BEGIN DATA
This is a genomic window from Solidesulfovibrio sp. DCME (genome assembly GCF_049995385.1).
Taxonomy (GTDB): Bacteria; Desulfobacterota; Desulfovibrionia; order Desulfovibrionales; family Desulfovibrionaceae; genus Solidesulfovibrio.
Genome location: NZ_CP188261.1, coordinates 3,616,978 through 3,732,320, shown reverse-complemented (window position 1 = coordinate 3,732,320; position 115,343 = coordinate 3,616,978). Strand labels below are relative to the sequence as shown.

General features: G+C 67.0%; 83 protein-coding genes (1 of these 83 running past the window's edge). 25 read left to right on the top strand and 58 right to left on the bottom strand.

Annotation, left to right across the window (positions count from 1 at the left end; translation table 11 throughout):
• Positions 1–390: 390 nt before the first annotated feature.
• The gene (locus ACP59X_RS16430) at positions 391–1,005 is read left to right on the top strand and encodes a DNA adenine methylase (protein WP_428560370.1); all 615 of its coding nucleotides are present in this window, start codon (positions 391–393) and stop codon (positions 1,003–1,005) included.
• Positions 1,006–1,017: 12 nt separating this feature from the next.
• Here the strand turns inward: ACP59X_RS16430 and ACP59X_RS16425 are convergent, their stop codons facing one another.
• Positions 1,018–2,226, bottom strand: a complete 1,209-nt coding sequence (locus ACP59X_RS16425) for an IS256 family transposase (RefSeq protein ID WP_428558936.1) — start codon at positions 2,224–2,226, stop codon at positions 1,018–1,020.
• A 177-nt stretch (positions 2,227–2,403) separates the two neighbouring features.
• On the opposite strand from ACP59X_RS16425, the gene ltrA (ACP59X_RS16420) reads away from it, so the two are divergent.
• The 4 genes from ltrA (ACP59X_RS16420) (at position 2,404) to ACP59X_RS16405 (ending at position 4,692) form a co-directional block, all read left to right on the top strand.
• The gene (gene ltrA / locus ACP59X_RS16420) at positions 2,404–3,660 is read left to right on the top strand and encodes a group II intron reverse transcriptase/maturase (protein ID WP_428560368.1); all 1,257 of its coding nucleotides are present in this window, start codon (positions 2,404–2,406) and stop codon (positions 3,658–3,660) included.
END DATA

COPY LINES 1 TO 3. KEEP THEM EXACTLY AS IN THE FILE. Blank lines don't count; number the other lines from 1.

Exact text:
This is a genomic window from Solidesulfovibrio sp. DCME (genome assembly GCF_049995385.1).
Taxonomy (GTDB): Bacteria; Desulfobacterota; Desulfovibrionia; order Desulfovibrionales; family Desulfovibrionaceae; genus Solidesulfovibrio.
Genome location: NZ_CP188261.1, coordinates 3,616,978 through 3,732,320, shown reverse-complemented (window position 1 = coordinate 3,732,320; position 115,343 = coordinate 3,616,978). Strand labels below are relative to the sequence as shown.